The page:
Houston Methodist. Leading Medicine

Hip FAQ

Question:

What's the difference between osteoporosis and osteonecrosis? I have both conditions in my hip, but I can't keep them straight in my mind.

Answer:

The first part of both terms (osteo) refers to bone. In the first word (osteonecrosis), necrosis means death -- so, osteonecrosis is the death of bone. In the second word (osteoporosis), porosis refers to how porous the bone has become. Loss of bone density creates larger spaces between bone cells. As a result of these changes, the bone is more brittle. The differential diagnosis is made using advanced imaging. X-rays may not show osteoporosis clearly. Doctors rely on MRIs to see patterns in the signals that indicate the presence of osteoporosis. For example, low-signal lines in the subchondral bone called crescent lines are seen with osteoporosis. Subchondral refers to the first layer of bone just under the joint cartilage. When osteoporosis is present, MRIs can show fluid called bone edema. Bone edema can be present with stress fractures and bone tumors, so the presence of bone edema doesn't necessarily confirm that the person has transient osteoporosis. Further tests may be required such as DEXA bone scans. DEXA stands for dual-energy X-ray absorptiometry. A more up-to-date abbreviation for that term is DXA. DXA provides means of measuring bone mineral density that can be compared to the expected norm. Osteonecrosis shows up on MRIs without the defects in bone seen with osteoporosis. Instead, there are clear changes in the subchondral bone of the femoral head. Subchondral refers to the first layer of bone just under the joint cartilage. The distinction between these two conditions (osteonecrosis and osteoporosis) is important because these are separate problems requiring individual treatment. Itai Holzer, et al. Transient Osteoporosis of the Hip: Long-Term Outcomes in Men and Nonpregnant Women. In Current Orthopaedic Practice. March/April 2009. Vol. 20. No. 2. Pp. 161-163.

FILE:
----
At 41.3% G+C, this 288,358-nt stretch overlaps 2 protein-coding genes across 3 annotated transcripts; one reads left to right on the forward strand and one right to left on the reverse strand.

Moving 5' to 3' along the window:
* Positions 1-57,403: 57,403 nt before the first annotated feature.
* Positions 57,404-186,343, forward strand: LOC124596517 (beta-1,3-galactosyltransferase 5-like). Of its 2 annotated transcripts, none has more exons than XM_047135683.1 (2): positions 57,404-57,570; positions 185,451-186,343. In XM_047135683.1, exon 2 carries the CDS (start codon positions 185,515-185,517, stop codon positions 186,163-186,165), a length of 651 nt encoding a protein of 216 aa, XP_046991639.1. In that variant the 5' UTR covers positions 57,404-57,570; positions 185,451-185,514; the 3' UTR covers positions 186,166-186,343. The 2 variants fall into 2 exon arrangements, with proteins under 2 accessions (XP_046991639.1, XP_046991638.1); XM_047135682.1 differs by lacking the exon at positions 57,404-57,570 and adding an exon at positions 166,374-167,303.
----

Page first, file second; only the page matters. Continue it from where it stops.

*Disclaimer:* The information contained herein is compiled from a variety of sources. It may not be complete or timely. It does not cover all diseases, physical conditions, ailments or treatments. The information should NOT be used in place of visit with your healthcare provider, nor should you disregard the advice of your health care provider because of any information you read in this topic.
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